So, let’s look at the first one. There is undoubtedly more pressure on your success when you know there is only one source of income. I think a big reason stopping people following their dreams is the sense of security you can get from having at least one steady wage-earner in the partnership. How many of us have used the need to pay the mortgage, keep the insurances paid up and put some pension money away as an excuse not try a different route? It’s completely understandable- ‘I need to keep working so we can be financially secure’ is a very compelling argument. But how important should, ‘I need you to stop working so we can have a better quality of life’ also be?

There will be times in business when it gets a bit scary, without a doubt. The money won’t be coming in and your bills will be going out and that is unsettling to say the least. There will also be months when more money than you could have both earned in full time employment will materialise for fewer hours work. You need to expect the highs and lows, but you also plan. You don’t embark on a one income business without putting aside some ‘rainy day’ money. You don’t leave your career without knowing that you could get back in if you needed to. You don’t invest everything you have without testing the waters and researching the viability of your plan first. Once you have some contingencies, one income perhaps won’t look quite so risky.

The risk seems worth it now!

So point two; shared money. I don’t think the problem is so much about the money itself; it’s about mindset i.e. what having your own money means to you. For some people it can mean independence; control; security. It can mean not being beholden or vulnerable. It can be a safety net if things don’t turn out well, or means of valuing your contribution and worth. It’s important to work out what your financial independence means to you, and how you can retain a sense of this even when your income is shared. Whatever the situation is, if you need to adapt, you will. It’s surprisingly easy to get used to changes in your circumstances, if you are clearer why you have chosen them.

For a lot of people, having a shared income can be liberating- no more trying to work out who owes who what or whose turn it is to pay. It all just comes out of one pot. If you are used to having your own money, and have a partner who you suspect may question how you chose to spend your joint income, you need to work out a solution before you get too far along this path. It depends what you both feel comfortable with- you can both draw salaries; you can have separate accounts; you can put aside personal savings. Whatever your issues are with money, make sure you work them out before you head down this route, as you don’t want to be arguing about it later on when it’s much harder to establish new rules.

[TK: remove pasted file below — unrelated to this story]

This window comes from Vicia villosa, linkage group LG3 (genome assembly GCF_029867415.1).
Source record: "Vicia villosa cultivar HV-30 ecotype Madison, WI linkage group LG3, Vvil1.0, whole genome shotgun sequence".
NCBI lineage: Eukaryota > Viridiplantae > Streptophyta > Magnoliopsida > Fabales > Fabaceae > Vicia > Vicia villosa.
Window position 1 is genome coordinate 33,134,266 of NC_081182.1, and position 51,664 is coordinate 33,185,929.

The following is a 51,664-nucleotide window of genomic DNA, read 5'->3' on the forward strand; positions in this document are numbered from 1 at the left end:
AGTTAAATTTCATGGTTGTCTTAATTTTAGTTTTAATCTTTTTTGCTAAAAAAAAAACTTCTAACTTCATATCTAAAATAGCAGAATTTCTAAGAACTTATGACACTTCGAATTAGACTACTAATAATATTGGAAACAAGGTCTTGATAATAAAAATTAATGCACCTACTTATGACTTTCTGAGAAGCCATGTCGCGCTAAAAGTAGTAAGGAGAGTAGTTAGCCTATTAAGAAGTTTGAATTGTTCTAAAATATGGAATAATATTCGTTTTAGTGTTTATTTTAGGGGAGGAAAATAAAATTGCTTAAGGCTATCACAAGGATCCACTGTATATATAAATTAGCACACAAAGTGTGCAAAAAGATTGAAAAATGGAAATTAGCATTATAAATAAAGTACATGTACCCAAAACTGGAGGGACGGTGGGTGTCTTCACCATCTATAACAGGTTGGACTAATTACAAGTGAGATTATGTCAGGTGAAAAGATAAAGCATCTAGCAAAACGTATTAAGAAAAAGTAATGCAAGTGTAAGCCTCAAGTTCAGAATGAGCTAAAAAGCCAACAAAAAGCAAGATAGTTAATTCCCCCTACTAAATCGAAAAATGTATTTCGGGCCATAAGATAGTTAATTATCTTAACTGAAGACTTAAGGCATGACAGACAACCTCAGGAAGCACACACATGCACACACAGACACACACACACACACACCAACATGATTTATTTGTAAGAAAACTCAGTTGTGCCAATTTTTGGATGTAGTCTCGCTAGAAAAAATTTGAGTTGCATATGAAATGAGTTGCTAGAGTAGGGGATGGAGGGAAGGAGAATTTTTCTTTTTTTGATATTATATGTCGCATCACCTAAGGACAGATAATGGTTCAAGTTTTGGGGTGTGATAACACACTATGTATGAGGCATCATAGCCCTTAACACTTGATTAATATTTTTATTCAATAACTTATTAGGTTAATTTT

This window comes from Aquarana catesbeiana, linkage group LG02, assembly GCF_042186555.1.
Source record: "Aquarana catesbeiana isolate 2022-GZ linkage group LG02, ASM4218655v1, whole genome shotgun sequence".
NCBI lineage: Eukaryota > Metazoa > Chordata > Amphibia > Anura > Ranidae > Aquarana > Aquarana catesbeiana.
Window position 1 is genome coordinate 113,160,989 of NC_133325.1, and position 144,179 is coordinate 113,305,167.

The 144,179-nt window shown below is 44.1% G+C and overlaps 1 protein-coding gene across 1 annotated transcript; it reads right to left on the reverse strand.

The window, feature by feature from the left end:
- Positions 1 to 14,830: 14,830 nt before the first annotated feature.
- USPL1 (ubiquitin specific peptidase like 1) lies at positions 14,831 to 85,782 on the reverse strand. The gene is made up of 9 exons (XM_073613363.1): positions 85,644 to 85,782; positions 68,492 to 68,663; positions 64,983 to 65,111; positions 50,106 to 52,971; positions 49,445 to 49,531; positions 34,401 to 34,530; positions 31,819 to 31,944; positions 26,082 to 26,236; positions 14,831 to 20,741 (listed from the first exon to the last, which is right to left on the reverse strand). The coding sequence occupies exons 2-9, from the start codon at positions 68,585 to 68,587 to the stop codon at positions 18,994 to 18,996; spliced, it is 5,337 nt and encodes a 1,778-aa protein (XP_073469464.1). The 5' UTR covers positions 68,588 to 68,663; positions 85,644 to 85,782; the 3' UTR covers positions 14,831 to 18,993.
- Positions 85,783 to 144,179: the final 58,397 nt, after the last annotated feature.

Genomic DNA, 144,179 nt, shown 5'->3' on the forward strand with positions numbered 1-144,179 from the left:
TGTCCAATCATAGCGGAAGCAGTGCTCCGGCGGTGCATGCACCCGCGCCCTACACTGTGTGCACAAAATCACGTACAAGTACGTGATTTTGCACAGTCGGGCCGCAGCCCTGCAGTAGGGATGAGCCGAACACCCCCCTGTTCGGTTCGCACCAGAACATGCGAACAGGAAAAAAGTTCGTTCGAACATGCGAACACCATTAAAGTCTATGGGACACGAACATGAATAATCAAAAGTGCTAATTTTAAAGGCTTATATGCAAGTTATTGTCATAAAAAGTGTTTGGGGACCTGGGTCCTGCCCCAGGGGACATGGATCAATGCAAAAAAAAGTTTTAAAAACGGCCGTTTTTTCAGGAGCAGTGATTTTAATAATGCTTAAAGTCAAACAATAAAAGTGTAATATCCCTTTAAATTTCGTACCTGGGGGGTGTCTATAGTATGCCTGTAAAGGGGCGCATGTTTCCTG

5. Being different!

Chris and I have been running this business and travelling together for nearly three years and I am still learning all the ways we are different, and what that means to us as a couple and as colleagues. Take last night for example. Chris turned round from the sofa where he was responding to emails while I was in the kitchen clearing up. ‘Listen to this’. He then proceeded to read me an email tirade which was in essence an unsubscribe request that had turned into a wordy rant. When Chris finished reading, I was a little abrupt. ‘Why did you read me that?’ Puzzled, Chris replied, ‘because it’s funny ’. ‘Not to me’. I argue. ‘It hurts my feelings. Stuff like that makes me feel rubbish so why would you tell me about it?’ But genuinely, Chris had no idea why that email would have had any impact on me whosoever, because he is pretty thick skinned and I’m not. And unlike him, when I feel hurt I can want to lash out, even though I know I’m not being very fair.

A day off at the beach!

We have adopted a strategy for when we are not seeing eye to eye- it sounds like the sort of thing I would have said originally when I was trying to appear balanced and logical, whilst acting emotional and unreasonable. But it’s developed into a good diffusing tactic- ‘I’m not saying I’m right, it’s just how I feel!!’